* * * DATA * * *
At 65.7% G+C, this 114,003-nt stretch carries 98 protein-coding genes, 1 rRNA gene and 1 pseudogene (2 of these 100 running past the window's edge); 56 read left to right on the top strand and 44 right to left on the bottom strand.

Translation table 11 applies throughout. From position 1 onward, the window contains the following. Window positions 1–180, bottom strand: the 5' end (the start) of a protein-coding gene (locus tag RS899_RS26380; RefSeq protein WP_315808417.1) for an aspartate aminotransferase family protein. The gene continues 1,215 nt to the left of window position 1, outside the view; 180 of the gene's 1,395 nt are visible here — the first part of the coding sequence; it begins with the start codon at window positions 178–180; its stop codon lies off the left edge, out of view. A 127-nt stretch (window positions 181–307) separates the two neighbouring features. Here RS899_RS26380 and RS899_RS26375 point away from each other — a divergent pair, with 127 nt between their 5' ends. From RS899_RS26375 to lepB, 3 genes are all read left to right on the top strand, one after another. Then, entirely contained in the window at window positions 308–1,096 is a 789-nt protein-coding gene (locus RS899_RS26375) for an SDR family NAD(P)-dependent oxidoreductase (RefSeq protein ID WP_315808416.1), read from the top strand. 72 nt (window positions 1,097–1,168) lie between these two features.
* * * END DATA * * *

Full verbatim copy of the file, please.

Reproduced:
At 65.7% G+C, this 114,003-nt stretch carries 98 protein-coding genes, 1 rRNA gene and 1 pseudogene (2 of these 100 running past the window's edge); 56 read left to right on the top strand and 44 right to left on the bottom strand.

Translation table 11 applies throughout. From position 1 onward, the window contains the following. Window positions 1–180, bottom strand: the 5' end (the start) of a protein-coding gene (locus tag RS899_RS26380; RefSeq protein WP_315808417.1) for an aspartate aminotransferase family protein. The gene continues 1,215 nt to the left of window position 1, outside the view; 180 of the gene's 1,395 nt are visible here — the first part of the coding sequence; it begins with the start codon at window positions 178–180; its stop codon lies off the left edge, out of view. A 127-nt stretch (window positions 181–307) separates the two neighbouring features. Here RS899_RS26380 and RS899_RS26375 point away from each other — a divergent pair, with 127 nt between their 5' ends. From RS899_RS26375 to lepB, 3 genes are all read left to right on the top strand, one after another. Then, entirely contained in the window at window positions 308–1,096 is a 789-nt protein-coding gene (locus RS899_RS26375) for an SDR family NAD(P)-dependent oxidoreductase (RefSeq protein ID WP_315808416.1), read from the top strand. 72 nt (window positions 1,097–1,168) lie between these two features.